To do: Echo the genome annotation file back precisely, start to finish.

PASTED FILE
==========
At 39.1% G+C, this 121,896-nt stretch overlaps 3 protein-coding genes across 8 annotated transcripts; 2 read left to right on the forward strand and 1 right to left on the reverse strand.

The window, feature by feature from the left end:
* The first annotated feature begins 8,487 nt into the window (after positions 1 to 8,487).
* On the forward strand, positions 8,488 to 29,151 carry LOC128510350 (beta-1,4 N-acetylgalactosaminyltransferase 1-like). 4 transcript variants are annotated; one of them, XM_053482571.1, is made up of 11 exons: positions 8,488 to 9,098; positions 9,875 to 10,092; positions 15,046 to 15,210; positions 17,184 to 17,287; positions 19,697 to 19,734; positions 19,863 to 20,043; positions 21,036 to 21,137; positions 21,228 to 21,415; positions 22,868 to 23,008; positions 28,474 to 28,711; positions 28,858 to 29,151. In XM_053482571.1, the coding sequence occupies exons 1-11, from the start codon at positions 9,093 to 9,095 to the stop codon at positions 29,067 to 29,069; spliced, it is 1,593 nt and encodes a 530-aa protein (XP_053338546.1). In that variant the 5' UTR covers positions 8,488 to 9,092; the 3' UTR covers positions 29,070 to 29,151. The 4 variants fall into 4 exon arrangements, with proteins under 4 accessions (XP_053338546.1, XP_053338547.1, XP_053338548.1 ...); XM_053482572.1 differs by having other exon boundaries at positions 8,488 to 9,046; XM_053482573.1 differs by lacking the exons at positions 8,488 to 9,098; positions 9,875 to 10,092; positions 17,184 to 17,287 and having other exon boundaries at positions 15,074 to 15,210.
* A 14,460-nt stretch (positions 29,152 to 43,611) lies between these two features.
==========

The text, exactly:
At 39.1% G+C, this 121,896-nt stretch overlaps 3 protein-coding genes across 8 annotated transcripts; 2 read left to right on the forward strand and 1 right to left on the reverse strand.

The window, feature by feature from the left end:
* The first annotated feature begins 8,487 nt into the window (after positions 1 to 8,487).
* On the forward strand, positions 8,488 to 29,151 carry LOC128510350 (beta-1,4 N-acetylgalactosaminyltransferase 1-like). 4 transcript variants are annotated; one of them, XM_053482571.1, is made up of 11 exons: positions 8,488 to 9,098; positions 9,875 to 10,092; positions 15,046 to 15,210; positions 17,184 to 17,287; positions 19,697 to 19,734; positions 19,863 to 20,043; positions 21,036 to 21,137; positions 21,228 to 21,415; positions 22,868 to 23,008; positions 28,474 to 28,711; positions 28,858 to 29,151. In XM_053482571.1, the coding sequence occupies exons 1-11, from the start codon at positions 9,093 to 9,095 to the stop codon at positions 29,067 to 29,069; spliced, it is 1,593 nt and encodes a 530-aa protein (XP_053338546.1). In that variant the 5' UTR covers positions 8,488 to 9,092; the 3' UTR covers positions 29,070 to 29,151. The 4 variants fall into 4 exon arrangements, with proteins under 4 accessions (XP_053338546.1, XP_053338547.1, XP_053338548.1 ...); XM_053482572.1 differs by having other exon boundaries at positions 8,488 to 9,046; XM_053482573.1 differs by lacking the exons at positions 8,488 to 9,098; positions 9,875 to 10,092; positions 17,184 to 17,287 and having other exon boundaries at positions 15,074 to 15,210.
* A 14,460-nt stretch (positions 29,152 to 43,611) lies between these two features.